A: Getting behind the wheel of a car and taking off—even if it's just to go to the grocery store—spells independence for most of us, and it's not likely to be something your mother will give up easily. But at a certain point, continuing to drive may no longer be safe for her—or for others.
Because everyone ages differently, there are no hard-and-fast rules for deciding when someone is "too old" to drive. But there are certain telltale signs of deteriorating driving skills that could help you determine whether your mother should think about arranging for a different way to get around town.
Are her reaction times slowing down? As we age, we can be slower to spot vehicles pulling into traffic from side streets. It also may take longer to notice when cars in front of us are slowing down or stopping.
Is she becoming overly cautious in traffic? Older drivers may tend to go more slowly on highways and take extra time when merging into traffic or changing lanes.
Does she sometimes seem distracted while driving? She may be having difficulty recognizing or keeping track of road signs, traffic signals, pedestrians and unexpected occurrences on the road. If cognitive problems develop, some older drivers may even become lost in familiar surroundings.
Come prepared to suggest alternative methods of transportation, so that she doesn't feel isolated if she does agree to stop driving.
Are her physical capabilities changing? Failing eyesight or hearing, or limited range of motion, can affect driving ability. Neck pain or stiffness reduces a driver's ability to check the car's blind spots. Leg pain may make it harder to quickly move between gas and brake pedals. And deteriorating arm strength may cause difficulty in steering.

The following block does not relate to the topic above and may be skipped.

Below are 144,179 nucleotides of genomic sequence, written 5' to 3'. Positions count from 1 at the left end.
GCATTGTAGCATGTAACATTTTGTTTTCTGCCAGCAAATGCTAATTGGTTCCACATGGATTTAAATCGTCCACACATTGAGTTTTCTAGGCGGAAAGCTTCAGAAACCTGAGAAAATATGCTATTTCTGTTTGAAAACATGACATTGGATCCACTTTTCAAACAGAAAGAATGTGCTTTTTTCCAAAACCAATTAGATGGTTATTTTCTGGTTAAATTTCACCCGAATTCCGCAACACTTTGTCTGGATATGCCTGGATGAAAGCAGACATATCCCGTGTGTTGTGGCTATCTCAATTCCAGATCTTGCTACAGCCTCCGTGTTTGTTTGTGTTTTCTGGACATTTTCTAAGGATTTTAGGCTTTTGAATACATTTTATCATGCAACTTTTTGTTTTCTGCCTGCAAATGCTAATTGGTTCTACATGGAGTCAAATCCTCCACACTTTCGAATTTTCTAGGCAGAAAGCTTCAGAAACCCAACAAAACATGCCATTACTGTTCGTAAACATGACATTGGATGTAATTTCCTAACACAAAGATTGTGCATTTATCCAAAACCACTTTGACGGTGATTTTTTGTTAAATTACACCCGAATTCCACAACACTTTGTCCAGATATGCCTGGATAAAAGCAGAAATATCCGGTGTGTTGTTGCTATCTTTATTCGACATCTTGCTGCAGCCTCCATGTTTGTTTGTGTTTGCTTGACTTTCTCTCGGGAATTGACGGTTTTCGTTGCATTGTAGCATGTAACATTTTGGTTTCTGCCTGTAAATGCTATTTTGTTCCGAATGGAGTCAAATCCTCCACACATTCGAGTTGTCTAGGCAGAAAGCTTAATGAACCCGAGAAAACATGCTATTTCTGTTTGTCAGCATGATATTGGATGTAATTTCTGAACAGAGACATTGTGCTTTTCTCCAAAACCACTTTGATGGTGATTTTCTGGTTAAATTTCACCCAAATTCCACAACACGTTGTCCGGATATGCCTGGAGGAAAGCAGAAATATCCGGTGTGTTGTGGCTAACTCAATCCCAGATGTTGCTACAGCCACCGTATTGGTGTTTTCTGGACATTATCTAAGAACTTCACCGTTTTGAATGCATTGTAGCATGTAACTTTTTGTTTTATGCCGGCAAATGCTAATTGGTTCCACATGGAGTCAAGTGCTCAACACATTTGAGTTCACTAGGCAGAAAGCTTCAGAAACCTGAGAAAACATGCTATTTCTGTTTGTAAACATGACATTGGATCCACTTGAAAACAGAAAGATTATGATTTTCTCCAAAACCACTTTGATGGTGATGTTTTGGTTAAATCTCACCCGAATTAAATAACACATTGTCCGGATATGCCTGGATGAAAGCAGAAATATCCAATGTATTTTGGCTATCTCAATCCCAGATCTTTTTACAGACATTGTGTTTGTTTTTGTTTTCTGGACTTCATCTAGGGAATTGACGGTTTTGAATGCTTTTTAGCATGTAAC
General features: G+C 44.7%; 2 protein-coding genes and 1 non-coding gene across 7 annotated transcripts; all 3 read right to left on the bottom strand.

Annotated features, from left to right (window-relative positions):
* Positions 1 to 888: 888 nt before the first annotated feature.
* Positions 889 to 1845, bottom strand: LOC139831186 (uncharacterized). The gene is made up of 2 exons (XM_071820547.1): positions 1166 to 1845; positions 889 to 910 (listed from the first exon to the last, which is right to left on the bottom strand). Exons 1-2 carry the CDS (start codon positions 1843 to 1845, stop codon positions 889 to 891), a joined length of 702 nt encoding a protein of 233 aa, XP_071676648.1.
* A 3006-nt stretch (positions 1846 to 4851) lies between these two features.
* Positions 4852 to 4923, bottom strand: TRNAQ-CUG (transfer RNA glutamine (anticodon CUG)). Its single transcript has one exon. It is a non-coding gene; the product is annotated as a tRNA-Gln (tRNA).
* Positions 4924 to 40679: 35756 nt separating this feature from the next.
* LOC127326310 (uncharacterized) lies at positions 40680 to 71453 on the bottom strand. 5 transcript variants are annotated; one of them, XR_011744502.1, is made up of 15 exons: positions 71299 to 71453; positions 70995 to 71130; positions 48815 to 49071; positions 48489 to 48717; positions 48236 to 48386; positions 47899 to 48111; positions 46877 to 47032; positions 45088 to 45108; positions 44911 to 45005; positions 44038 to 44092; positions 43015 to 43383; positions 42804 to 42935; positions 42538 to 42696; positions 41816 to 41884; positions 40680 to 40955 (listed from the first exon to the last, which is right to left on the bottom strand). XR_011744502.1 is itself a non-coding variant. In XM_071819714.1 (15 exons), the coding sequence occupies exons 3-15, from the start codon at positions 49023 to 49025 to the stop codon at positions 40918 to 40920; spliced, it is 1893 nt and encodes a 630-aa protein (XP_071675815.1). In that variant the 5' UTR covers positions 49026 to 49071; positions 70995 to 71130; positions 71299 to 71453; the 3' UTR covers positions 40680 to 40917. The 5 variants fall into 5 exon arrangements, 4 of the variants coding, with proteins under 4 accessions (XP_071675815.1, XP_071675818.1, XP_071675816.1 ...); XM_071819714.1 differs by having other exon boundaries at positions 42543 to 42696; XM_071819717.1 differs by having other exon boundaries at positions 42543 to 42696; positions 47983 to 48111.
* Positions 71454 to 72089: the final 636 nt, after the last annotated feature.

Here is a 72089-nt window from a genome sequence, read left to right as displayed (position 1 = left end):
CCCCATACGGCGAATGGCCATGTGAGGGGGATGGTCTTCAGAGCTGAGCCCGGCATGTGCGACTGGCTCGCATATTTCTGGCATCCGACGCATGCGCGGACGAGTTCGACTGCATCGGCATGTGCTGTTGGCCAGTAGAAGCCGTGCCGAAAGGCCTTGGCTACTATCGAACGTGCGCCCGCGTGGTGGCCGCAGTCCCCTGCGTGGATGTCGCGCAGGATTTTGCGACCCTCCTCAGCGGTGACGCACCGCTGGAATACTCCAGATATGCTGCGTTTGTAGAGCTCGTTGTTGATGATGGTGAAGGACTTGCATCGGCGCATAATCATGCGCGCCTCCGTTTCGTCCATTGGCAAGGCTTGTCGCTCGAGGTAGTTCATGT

If you begin to see a consistent pattern of changes like these, it may be time for you and your family to sit down with your mother and have that difficult talk you've all probably been avoiding. Share your concern for her safety, and come prepared to suggest alternative methods of transportation, so that she doesn't feel isolated if she does agree to stop driving. Is there a community van service that she can use? Could family members or a neighbor help out on a regular basis? Be sure to remind her that you're acting out of love and concern for her well-being.
For more tips on how to talk to loved ones about driving and helping them maintain their independence, download my whitepaper, "Older Adults and Driving Safety: Opening a Vital Dialogue with Aging Family Members."
3 Questions to Ask Your Advisor
- If the day ever comes when my parents need in-home care, how can I help pay for it?
- Would long term care insurance make sense for my parents, or for myself?
- Can you help us set up a family discussion about my parents' finances and their future needs?